helm

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See also: Helm, hełm, hel'm, and helm'

English[edit]

English Wikipedia has an article on:
Wikipedia

Pronunciation[edit]

  • enPR: hĕlm, IPA(key): /hɛlm/
  • (file)
  • Rhymes: -ɛlm

Etymology 1[edit]

From Middle English helm, helme, from Old English helma, from Proto-Germanic *helmô (handle).

Noun[edit]

helm (plural helms)

  1. (nautical) The steering apparatus of a ship, especially the tiller or wheel.
  2. (maritime) The member of the crew in charge of steering the boat.
  3. (figuratively) A position of leadership or control.
    the helm of the Commonwealth
    • 2011 January 11, Jonathan Stevenson, “West Ham 2 - 1 Birmingham”, in BBC[1]:
      Grant will be desperate to finish the job of getting West Ham to their first Wembley cup final in 30 years when they meet Birmingham in the second leg at St Andrews on 26 January; though arguably of more pressing concern is whether he will still be at the helm for Saturday's Premier League encounter with Arsenal.
  4. One at the place of direction or control; a guide; a director.
    • Shakespeare
      the helms o' the State, who care for you like fathers
  5. (obsolete, Britain, dialectal) A helve.
Derived terms[edit]
Translations[edit]

Verb[edit]

helm (third-person singular simple present helms, present participle helming, simple past and past participle helmed)

  1. To be a helmsman or a member of the helm; to be in charge of steering the boat.
    • Tennyson
      A wild wave [] overbears the bark, / And him that helms it.
  2. (by extension) To lead (a project, etc.).
    • 2014, Malcolm Jack, "John Grant with the Royal Northern Sinfonia review – positively spine-tingling", The Guardian, 1 December 2014:
      “I wanted to change the world, but I could not even change my underwear,” sings John Grant at the piano, in a luxuriant baritone croon as thick and healthy as his beard. It’s hard to reconcile the guy who once struggled to so much as put on clean pants back in the bad old days – well-storied, not least through his own songs – with the one warmly and gracefully helming this complex, prestigious production – the penultimate date on a tour of packed concert halls, backed by an orchestra.
    • Shakespeare
      the business he hath helmed

Etymology 2[edit]

From Middle English helm, from Old English helm (helmet), Proto-Germanic *helmaz (protective covering), probably from Proto-Indo-European *ḱelmos, from Proto-Indo-European *ḱel- (to cover; hide; protect); Compare West Frisian helm, Dutch helm, Low German Helm, German Helm, Danish, Norwegian hjelm.

Noun[edit]

helm (plural helms)

  1. (rare, poetic) A helmet.
    • 1500, Merlin
      The kynge Ban be-gan to laugh vndir his helme.
    • 1927, Edgar Rice Burrows, The Outlaw of Torn[2], HTML edition, The Gutenberg Project, published 2008:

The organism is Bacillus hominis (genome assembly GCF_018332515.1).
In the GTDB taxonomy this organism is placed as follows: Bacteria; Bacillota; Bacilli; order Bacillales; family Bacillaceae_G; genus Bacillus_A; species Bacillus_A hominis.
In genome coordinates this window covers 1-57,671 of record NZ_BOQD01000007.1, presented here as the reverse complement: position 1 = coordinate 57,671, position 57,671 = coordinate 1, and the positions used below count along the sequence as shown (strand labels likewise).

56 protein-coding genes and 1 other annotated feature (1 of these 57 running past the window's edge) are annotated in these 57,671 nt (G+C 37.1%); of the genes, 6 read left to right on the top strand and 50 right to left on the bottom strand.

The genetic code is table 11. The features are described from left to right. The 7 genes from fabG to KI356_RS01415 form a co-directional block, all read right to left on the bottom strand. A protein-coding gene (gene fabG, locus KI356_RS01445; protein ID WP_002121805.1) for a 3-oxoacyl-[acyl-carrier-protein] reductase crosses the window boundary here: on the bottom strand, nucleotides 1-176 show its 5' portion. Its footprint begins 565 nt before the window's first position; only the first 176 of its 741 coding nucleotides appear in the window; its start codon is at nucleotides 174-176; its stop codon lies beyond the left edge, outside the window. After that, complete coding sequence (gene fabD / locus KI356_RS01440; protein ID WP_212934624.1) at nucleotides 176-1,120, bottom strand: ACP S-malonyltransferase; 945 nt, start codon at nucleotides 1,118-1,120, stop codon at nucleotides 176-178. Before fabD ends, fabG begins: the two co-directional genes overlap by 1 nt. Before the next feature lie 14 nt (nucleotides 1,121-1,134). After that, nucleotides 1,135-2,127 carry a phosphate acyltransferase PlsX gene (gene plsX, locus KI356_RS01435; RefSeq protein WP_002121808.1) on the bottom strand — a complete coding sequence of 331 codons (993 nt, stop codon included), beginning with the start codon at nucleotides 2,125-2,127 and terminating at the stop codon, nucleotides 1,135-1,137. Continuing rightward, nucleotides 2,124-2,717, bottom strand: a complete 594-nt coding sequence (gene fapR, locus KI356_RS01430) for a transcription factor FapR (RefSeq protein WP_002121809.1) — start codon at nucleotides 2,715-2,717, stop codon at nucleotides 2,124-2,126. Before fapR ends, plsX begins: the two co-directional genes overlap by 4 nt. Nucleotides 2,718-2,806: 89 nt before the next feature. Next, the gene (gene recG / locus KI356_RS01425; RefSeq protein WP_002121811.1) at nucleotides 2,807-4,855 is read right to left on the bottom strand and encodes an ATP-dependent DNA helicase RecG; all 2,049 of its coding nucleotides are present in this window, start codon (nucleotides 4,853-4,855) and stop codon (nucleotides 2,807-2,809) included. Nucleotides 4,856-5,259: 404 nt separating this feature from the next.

"A fearful apparition," murmured Norman of Torn. "No wonder he keeps his helm closed."
  2. (heraldry) A helmet.
  3. A heavy cloud lying on the brow of a mountain.
    (Can we find and add a quotation of Halliwell to this entry?)
Derived terms[edit]

Etymology 3[edit]

Noun[edit]

helm (plural helms)

  1. Alternative form of haulm (a straw)

Albanian[edit]

Etymology[edit]

From Proto-Albanian *hal(i)m, from Proto-Indo-European *sKel- (to cut (off)). Cognate to Old High German scalmo (plague, pestilence), Welsh claf (sick)[1], Hebrew הֶלֶם (helem, shock, trauma).

Noun[edit]

helm m

  1. poison

References[edit]

  1. ^ Albanische Etymologien (Untersuchungen zum albanischen Erbwortschatz), Bardhyl Demiraj, Leiden Studies in Indo-European 7; Amsterdam - Atlanta 1997, p.198

Dutch[edit]

Etymology[edit]

From Old Dutch *helm, from Proto-Germanic *helmaz. Compare West Frisian helm, Low German Helm, German Helm, Danish hjelm.

Pronunciation[edit]

Noun[edit]

helm m (plural helmen, diminutive helmpje n)

  1. helmet
  2. (heraldry) helmet

Indonesian[edit]

Etymology[edit]

Borrowed from Dutch helm.

Noun[edit]

helm

  1. helmet (protective head covering)

Ludian[edit]

Etymology[edit]

Akin to Finnish helma.

Noun[edit]

helm

  1. hem

Middle English[edit]

Etymology 1[edit]

From Old English helm, from Proto-Germanic *helmaz.

Alternative forms[edit]

Pronunciation[edit]

Noun[edit]

helm (plural helmes or helmen)

  1. A helmet; a piece of armoured headgear.
    • 1275, Layamon's Brut
      Luken sweord longe, leiden o þe helmen.
      (They drew their swords and put on their helms.)
    • 1475, An Apology for Lollard Doctrines, Attributed to Wycliffe
      Þe helm of hel and þe swerd of þe Spirit.
  2. (figuratively) Any kind of protection or safeguarding.
  3. (figuratively, rare) A soldier; a fighting-man.
  4. (rare, biblical) The crown of thorns that Jesus wore.
Related terms[edit]
Descendants[edit]
References[edit]

Etymology 2[edit]

From Old English helma.

Noun[edit]

helm

  1. Alternative form of helme

Old English[edit]

Etymology[edit]

From Proto-Germanic *helmaz (protective covering), from Proto-Indo-European *ḱel- (to cover, to hide). Compare Old Frisian helm, Old Saxon helm, Old High German helm, Old Norse hjalmr, Gothic 𐌷𐌹𐌻𐌼𐍃 (hilms).

Pronunciation[edit]

Noun[edit]

helm m (nominative plural helmas)

  1. helmet
  2. protection, defense
  3. covering, crown
  4. summit, top (of trees)
  5. protector, lord

Declension[edit]

Derived terms[edit]

Descendants[edit]


Old High German[edit]

Etymology[edit]

From Proto-Germanic *helmaz. Compare Old Saxon helm, Old English helm, Old Norse hjalmr, Gothic 𐌷𐌹𐌻𐌼𐍃 (hilms).

Noun[edit]

helm m

  1. helmet

Descendants[edit]